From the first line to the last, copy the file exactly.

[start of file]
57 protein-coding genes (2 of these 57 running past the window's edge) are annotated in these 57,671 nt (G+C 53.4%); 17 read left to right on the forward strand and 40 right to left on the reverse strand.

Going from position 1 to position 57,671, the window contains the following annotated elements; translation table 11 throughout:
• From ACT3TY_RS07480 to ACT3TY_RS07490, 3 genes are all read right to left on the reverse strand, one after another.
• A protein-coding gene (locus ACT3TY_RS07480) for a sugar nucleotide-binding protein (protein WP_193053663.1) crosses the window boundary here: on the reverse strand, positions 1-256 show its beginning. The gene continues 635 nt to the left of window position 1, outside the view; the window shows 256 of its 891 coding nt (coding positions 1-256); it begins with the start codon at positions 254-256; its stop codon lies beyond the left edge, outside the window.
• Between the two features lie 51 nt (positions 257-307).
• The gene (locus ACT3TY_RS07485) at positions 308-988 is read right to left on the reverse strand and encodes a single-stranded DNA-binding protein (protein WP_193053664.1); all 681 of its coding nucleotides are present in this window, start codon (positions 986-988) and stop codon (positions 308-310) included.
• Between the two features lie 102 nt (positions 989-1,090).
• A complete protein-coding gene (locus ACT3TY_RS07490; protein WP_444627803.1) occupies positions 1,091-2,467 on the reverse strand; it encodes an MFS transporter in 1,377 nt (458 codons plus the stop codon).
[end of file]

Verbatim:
57 protein-coding genes (2 of these 57 running past the window's edge) are annotated in these 57,671 nt (G+C 53.4%); 17 read left to right on the forward strand and 40 right to left on the reverse strand.

Going from position 1 to position 57,671, the window contains the following annotated elements; translation table 11 throughout:
• From ACT3TY_RS07480 to ACT3TY_RS07490, 3 genes are all read right to left on the reverse strand, one after another.
• A protein-coding gene (locus ACT3TY_RS07480) for a sugar nucleotide-binding protein (protein WP_193053663.1) crosses the window boundary here: on the reverse strand, positions 1-256 show its beginning. The gene continues 635 nt to the left of window position 1, outside the view; the window shows 256 of its 891 coding nt (coding positions 1-256); it begins with the start codon at positions 254-256; its stop codon lies beyond the left edge, outside the window.
• Between the two features lie 51 nt (positions 257-307).
• The gene (locus ACT3TY_RS07485) at positions 308-988 is read right to left on the reverse strand and encodes a single-stranded DNA-binding protein (protein WP_193053664.1); all 681 of its coding nucleotides are present in this window, start codon (positions 986-988) and stop codon (positions 308-310) included.
• Between the two features lie 102 nt (positions 989-1,090).
• A complete protein-coding gene (locus ACT3TY_RS07490; protein WP_444627803.1) occupies positions 1,091-2,467 on the reverse strand; it encodes an MFS transporter in 1,377 nt (458 codons plus the stop codon).